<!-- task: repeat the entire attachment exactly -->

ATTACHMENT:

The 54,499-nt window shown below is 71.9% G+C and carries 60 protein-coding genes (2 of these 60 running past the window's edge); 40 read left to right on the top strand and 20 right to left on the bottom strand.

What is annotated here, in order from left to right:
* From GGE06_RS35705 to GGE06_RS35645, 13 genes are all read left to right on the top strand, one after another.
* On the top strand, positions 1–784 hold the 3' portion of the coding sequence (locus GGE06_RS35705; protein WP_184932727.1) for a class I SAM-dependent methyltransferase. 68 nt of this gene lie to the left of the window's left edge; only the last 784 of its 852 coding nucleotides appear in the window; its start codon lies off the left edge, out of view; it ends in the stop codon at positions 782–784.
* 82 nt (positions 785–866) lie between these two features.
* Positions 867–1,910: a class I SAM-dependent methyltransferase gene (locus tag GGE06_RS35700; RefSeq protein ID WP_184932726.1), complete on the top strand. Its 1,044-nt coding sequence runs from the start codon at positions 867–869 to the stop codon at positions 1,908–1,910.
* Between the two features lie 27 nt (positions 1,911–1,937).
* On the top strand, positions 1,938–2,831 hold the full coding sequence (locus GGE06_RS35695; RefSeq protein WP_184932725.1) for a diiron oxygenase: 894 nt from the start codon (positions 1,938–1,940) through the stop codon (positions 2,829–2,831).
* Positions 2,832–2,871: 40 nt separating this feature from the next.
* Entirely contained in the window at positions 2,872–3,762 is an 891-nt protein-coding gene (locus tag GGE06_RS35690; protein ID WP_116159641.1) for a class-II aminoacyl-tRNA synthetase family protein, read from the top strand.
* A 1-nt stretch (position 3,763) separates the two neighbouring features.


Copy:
The 54,499-nt window shown below is 71.9% G+C and carries 60 protein-coding genes (2 of these 60 running past the window's edge); 40 read left to right on the top strand and 20 right to left on the bottom strand.

What is annotated here, in order from left to right:
* From GGE06_RS35705 to GGE06_RS35645, 13 genes are all read left to right on the top strand, one after another.
* On the top strand, positions 1–784 hold the 3' portion of the coding sequence (locus GGE06_RS35705; protein WP_184932727.1) for a class I SAM-dependent methyltransferase. 68 nt of this gene lie to the left of the window's left edge; only the last 784 of its 852 coding nucleotides appear in the window; its start codon lies off the left edge, out of view; it ends in the stop codon at positions 782–784.
* 82 nt (positions 785–866) lie between these two features.
* Positions 867–1,910: a class I SAM-dependent methyltransferase gene (locus tag GGE06_RS35700; RefSeq protein ID WP_184932726.1), complete on the top strand. Its 1,044-nt coding sequence runs from the start codon at positions 867–869 to the stop codon at positions 1,908–1,910.
* Between the two features lie 27 nt (positions 1,911–1,937).
* On the top strand, positions 1,938–2,831 hold the full coding sequence (locus GGE06_RS35695; RefSeq protein WP_184932725.1) for a diiron oxygenase: 894 nt from the start codon (positions 1,938–1,940) through the stop codon (positions 2,829–2,831).
* Positions 2,832–2,871: 40 nt separating this feature from the next.
* Entirely contained in the window at positions 2,872–3,762 is an 891-nt protein-coding gene (locus tag GGE06_RS35690; protein ID WP_116159641.1) for a class-II aminoacyl-tRNA synthetase family protein, read from the top strand.
* A 1-nt stretch (position 3,763) separates the two neighbouring features.